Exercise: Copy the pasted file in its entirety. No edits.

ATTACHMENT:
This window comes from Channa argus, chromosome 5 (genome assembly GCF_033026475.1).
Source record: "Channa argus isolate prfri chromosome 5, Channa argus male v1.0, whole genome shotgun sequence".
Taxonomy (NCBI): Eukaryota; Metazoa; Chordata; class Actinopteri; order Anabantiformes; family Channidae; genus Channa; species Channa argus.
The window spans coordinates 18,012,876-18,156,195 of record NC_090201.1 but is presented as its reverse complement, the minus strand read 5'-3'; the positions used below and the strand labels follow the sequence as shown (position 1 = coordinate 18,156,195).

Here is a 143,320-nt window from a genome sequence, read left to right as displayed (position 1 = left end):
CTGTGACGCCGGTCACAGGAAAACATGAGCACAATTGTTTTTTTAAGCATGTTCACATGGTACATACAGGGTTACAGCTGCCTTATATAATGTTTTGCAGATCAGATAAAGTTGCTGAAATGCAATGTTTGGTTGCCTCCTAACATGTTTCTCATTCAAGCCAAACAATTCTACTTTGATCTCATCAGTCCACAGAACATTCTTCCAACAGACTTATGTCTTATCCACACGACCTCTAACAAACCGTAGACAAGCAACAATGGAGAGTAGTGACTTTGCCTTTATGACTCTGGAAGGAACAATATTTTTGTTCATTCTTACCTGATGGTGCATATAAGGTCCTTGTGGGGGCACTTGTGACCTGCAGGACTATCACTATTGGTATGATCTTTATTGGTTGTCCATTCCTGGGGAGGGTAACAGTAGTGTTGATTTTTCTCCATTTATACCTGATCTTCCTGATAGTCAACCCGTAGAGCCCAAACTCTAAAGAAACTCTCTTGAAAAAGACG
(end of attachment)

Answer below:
This window comes from Channa argus, chromosome 5 (genome assembly GCF_033026475.1).
Source record: "Channa argus isolate prfri chromosome 5, Channa argus male v1.0, whole genome shotgun sequence".
Taxonomy (NCBI): Eukaryota; Metazoa; Chordata; class Actinopteri; order Anabantiformes; family Channidae; genus Channa; species Channa argus.
The window spans coordinates 18,012,876-18,156,195 of record NC_090201.1 but is presented as its reverse complement, the minus strand read 5'-3'; the positions used below and the strand labels follow the sequence as shown (position 1 = coordinate 18,156,195).

Here is a 143,320-nt window from a genome sequence, read left to right as displayed (position 1 = left end):
CTGTGACGCCGGTCACAGGAAAACATGAGCACAATTGTTTTTTTAAGCATGTTCACATGGTACATACAGGGTTACAGCTGCCTTATATAATGTTTTGCAGATCAGATAAAGTTGCTGAAATGCAATGTTTGGTTGCCTCCTAACATGTTTCTCATTCAAGCCAAACAATTCTACTTTGATCTCATCAGTCCACAGAACATTCTTCCAACAGACTTATGTCTTATCCACACGACCTCTAACAAACCGTAGACAAGCAACAATGGAGAGTAGTGACTTTGCCTTTATGACTCTGGAAGGAACAATATTTTTGTTCATTCTTACCTGATGGTGCATATAAGGTCCTTGTGGGGGCACTTGTGACCTGCAGGACTATCACTATTGGTATGATCTTTATTGGTTGTCCATTCCTGGGGAGGGTAACAGTAGTGTTGATTTTTCTCCATTTATACCTGATCTTCCTGATAGTCAACCCGTAGAGCCCAAACTCTAAAGAAACTCTCTTGAAAAAGACG